David Foster Wallace
Little, Brown ($25.95)
by Scott Bryan Wilson
One of the great things about Oblivion, the new collection of stories from David Foster Wallace, is that it absolutely would not get a passing grade in your typical writing workshop. Wallace's refusal to offer resolution, the relative absence of action or dialogue, and the stories' resistance to easy summary subvert the traditional form; likewise, his intentionally incorrect grammar buttressed by rigidly correct grammar, and the long acronym-laden sentences forming long paragraphs jammed full of minutiae and enough "SAT words" to keep one lunging for the dictionary, will be maddening for some readers. Yet all this is to say that this collection ranks with Infinite Jest and A Supposedly Fun Thing I'll Never Do Again as Wallace's most complex and most re-readable work, as its myriad layers and innuendoes and clues continuously lead the reader and re-reader along darker, bleaker, and more fascinating superhighways of intellectual thoughts and re-envisioned narrative structures. Furthermore, Wallace beautifully explores loneliness and despair and the inability of his characters to connect with anyone on even the most basic level; there is so much heartbreak and humor and tension in these stories that in many instances they nail down that abstract concept of What It Feels Like To Be Human.
"Mr. Squishy," first published pseudonymously in 2000, lets the reader in on a secret focus group meeting whose members are asked to contemplate the Felonies! snack-cake line. It's an examination of advertising and its often questionable and unethical methods of representing products to consumers. At the same time this group is contemplating the fate of Felonies!, an "urban daredevil," perhaps armed, is scaling the building, and there's the threat of biological terrorism via dissemination of deadly bacteria in the snack cakes themselves. (The threat of terrorism recurs and looms in "Philosophy and the Mirror of Nature" and "The Suffering Channel.")
"Good Old Neon" is recounted by the narrator after his death, or, "outside of linear time and in the process of dramatic change," or so it initially seems. But as with other stories in the book, the clues and hints masterfully left behind at various moments in the piece's narrative arc begin to point at a narrator very much outside of what is expected. That is, the story creates its own rules, but doesn't follow them to their natural conclusion. Here we encounter a man whose whole life is centered around his admitted fraudulence, and his inability to cease and desist with that fraudulence, and his awareness that those he most hopes will see him as genuine are the ones he's most sure can see right through him.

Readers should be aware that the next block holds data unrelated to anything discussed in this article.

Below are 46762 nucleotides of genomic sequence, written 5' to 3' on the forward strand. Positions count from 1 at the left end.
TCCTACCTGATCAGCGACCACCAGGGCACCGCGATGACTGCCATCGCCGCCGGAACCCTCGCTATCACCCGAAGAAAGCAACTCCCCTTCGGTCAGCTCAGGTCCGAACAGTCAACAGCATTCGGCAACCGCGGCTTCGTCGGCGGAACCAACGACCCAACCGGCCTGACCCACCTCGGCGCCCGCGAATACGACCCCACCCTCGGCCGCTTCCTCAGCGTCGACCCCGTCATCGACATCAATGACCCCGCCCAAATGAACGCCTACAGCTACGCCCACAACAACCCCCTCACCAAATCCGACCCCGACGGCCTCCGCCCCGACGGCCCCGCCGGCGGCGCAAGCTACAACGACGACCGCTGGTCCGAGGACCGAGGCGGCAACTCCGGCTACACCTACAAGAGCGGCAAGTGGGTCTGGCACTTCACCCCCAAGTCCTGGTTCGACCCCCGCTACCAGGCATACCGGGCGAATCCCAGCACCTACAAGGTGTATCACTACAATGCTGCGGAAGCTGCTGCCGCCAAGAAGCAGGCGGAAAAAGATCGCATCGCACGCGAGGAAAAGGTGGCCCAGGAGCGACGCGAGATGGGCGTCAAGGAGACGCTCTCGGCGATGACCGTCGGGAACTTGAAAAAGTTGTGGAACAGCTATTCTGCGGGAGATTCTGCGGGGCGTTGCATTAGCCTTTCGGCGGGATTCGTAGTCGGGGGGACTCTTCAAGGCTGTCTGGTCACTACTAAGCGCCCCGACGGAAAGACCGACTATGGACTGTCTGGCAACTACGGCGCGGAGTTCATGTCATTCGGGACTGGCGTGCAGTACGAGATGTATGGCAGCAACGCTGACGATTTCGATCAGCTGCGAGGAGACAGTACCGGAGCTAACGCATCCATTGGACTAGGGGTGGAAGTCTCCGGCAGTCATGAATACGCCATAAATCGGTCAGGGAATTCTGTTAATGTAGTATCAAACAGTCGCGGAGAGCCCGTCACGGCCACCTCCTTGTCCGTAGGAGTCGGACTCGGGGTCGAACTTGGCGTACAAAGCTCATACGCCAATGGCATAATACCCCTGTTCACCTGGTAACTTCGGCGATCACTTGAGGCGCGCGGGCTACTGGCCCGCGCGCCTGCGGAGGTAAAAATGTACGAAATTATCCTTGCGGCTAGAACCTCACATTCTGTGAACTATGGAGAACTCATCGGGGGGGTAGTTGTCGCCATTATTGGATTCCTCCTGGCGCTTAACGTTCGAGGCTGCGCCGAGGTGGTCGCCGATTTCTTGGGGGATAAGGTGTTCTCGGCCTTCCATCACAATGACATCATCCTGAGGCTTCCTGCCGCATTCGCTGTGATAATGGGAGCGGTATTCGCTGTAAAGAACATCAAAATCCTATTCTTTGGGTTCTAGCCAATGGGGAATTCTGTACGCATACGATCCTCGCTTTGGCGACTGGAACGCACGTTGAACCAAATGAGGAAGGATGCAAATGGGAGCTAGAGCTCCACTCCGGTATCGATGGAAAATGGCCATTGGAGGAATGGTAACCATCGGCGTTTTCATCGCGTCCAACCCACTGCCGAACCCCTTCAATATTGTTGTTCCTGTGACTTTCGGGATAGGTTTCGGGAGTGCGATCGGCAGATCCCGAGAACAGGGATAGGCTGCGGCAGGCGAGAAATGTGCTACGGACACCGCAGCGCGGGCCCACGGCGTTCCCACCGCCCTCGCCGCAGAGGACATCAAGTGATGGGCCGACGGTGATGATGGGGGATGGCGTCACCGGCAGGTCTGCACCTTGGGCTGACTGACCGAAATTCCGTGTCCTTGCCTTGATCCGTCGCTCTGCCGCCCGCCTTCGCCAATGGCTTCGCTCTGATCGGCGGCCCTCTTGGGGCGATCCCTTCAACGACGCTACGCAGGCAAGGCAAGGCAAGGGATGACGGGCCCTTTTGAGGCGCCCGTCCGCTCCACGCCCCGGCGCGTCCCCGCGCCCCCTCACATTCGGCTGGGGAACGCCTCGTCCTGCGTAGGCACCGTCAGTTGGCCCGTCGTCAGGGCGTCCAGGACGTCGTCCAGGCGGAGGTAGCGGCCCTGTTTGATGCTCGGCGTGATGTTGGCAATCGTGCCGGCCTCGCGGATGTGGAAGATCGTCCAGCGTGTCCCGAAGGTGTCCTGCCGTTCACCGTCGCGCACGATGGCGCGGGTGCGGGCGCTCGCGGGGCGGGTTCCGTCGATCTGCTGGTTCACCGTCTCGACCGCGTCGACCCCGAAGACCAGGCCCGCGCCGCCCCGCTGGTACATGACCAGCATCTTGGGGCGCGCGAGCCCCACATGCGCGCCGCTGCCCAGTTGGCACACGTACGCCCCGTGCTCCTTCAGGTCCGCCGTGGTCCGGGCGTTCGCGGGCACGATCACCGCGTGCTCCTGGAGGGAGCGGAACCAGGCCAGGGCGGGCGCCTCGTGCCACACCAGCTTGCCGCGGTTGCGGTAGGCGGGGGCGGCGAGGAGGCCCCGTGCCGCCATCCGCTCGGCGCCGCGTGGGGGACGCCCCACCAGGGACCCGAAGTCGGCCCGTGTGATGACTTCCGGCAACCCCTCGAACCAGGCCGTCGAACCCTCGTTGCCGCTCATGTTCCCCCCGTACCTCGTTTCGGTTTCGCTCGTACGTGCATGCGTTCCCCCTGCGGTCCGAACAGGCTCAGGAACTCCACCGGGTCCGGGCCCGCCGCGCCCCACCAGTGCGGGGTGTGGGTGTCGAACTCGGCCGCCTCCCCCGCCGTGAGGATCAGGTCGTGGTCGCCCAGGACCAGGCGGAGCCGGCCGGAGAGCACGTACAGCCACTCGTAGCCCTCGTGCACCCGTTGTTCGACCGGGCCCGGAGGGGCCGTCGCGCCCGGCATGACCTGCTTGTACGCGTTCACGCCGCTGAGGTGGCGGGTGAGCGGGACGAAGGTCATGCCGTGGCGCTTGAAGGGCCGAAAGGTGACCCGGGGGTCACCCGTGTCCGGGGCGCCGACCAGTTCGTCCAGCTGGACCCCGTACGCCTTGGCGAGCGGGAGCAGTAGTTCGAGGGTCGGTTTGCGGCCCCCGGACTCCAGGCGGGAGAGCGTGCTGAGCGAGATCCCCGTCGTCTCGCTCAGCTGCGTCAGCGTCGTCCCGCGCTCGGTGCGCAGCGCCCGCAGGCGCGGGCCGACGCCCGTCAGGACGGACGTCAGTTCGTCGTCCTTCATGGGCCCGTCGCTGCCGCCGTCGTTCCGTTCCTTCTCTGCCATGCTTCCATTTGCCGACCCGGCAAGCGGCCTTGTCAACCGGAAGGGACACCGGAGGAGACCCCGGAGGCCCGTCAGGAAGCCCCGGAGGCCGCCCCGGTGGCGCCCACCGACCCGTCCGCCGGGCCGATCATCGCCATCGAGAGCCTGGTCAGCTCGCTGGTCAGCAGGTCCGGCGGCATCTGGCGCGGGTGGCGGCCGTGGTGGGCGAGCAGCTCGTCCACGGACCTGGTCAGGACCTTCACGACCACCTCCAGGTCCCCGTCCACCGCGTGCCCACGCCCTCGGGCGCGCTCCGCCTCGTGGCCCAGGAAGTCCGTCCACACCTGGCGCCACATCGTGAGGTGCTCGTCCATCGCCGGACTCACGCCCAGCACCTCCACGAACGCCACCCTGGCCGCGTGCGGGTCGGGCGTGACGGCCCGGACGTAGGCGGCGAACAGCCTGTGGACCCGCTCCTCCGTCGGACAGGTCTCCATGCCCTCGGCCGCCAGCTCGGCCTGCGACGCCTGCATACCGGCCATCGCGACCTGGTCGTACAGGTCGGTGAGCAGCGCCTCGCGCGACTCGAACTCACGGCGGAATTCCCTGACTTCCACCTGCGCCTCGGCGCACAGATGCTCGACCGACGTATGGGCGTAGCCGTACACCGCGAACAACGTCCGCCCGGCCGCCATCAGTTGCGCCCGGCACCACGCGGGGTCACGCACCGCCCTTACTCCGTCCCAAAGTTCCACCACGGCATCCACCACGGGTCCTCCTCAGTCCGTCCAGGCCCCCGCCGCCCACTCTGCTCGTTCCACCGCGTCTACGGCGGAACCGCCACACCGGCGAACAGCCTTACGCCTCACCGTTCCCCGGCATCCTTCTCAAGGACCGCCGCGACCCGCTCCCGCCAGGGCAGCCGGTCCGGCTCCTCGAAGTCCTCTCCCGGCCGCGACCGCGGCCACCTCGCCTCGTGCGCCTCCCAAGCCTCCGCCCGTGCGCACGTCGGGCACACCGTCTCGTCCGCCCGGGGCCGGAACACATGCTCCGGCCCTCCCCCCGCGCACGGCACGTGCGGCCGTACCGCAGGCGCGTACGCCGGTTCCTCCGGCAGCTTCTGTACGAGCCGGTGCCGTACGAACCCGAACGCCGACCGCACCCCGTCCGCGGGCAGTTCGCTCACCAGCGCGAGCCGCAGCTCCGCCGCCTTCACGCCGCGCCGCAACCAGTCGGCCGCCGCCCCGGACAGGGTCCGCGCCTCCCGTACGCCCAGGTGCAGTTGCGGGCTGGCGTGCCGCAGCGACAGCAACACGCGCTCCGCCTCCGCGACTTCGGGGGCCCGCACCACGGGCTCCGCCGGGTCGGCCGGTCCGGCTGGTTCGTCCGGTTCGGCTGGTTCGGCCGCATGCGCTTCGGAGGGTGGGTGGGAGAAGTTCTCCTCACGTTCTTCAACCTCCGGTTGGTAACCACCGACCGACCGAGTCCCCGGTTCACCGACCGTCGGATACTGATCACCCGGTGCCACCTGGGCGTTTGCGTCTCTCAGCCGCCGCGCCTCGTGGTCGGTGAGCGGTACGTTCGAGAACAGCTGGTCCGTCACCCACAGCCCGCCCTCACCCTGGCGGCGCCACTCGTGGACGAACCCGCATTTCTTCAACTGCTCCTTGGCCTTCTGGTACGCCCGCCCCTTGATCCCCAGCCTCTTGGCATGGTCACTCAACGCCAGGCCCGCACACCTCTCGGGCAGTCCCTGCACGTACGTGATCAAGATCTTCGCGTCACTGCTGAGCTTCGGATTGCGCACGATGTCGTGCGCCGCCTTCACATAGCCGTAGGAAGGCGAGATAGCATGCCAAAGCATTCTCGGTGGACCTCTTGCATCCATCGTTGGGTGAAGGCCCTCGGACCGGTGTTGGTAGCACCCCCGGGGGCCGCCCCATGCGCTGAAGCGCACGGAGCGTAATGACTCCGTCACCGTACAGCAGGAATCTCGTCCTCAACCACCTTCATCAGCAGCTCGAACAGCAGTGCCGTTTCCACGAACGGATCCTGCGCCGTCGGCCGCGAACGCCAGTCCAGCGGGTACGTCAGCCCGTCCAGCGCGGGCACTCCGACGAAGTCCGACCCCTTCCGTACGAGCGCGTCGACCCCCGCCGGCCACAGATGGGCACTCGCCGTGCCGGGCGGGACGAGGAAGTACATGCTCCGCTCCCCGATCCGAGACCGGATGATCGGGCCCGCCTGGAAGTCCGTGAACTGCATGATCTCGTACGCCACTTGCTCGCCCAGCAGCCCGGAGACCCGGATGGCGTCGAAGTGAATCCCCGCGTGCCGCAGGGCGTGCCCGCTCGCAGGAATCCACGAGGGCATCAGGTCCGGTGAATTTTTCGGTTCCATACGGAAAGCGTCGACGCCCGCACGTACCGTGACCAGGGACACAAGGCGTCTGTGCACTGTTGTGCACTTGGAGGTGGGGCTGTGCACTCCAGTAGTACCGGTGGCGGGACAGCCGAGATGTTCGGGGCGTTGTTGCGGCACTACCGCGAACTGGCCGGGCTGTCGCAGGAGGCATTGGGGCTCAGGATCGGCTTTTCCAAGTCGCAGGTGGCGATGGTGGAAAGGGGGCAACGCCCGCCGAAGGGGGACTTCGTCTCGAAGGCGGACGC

In the title story, Wallace unleashes a torrent of frivolity that starts with a brainy—albeit very extended—joke, as well as one of the best descriptions in the book: "Her shadowless face resembling something De Kooning himself might have torn from the easel and discarded in media res." Of all the bizarre narrators in Wallace's ouevre, the narrator of "Oblivion" might be the most neurotically annoying yet endearing, as he explicates the trouble with his marriage and how it eventually led him and his wife to a sleep chamber.
There are two shorter pieces, and "Incarnations of Burned Children," the story of a mother and father facing a terrible tragedy, is a highlight of the collection. "If you've never wept and want to," Wallace writes, "have a child." The theme of childhood is elaborated in the juggernaut of the collection, "The Soul is Not a Smithy." Narrated by a pupil "classified as unsatisfactory in Listening Skills, as well as its associated category, Following Directions," it's the tale of a classroom of children scared witless by a deranged substitute teacher. The narrator, not paying attention to the crisis situation but rather creating astonishingly complicated daydream scenarios, recreates much of the tale based on what he heard or read later. Wallace—without being sentimental—creates sympathy not only for the children taken hostage, but also for the teacher as well as the various characters inhabiting the narrator's daedal fantasies; the daydreams mirror in intensity the hostage situation, which, though terrifying and moving, is also pretty hilarious.
Though seven dazzling, complex stories set up this collection, roughly 27% of Oblivion is devoted to the closer, the forgettable clunker "The Suffering Channel." As in "Mr. Squishy" there are two parallel story lines: one involves a man who excretes little objets d'art; the other explores the eponymous cable station that broadcasts clips of the most tortuous human pain and anguish. The descriptions of the channel itself are wonderful—and there are not nearly enough—but the story is marred by limp pop-culture references and juvenile conversations about poop, while the constant reminders of the terrorist attacks of 2001 seem like a sluggish attempt at profundity.
Wallace uses accumulation of the picayune as a foundation for solid interpretation of human emotion: a boy is eager to help his father by snapping open his briefcase locks for him; a man fantasizes about having sex with his coworker while she wears her cross-trainers. It's sort of like those floating islands made of recycled soda cans: pretty from a distance, weird when you get close, but ultimately beautiful once you realize the accomplishment.
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Rain Taxi Online Edition, Fall 2004 | © Rain Taxi, Inc. 2004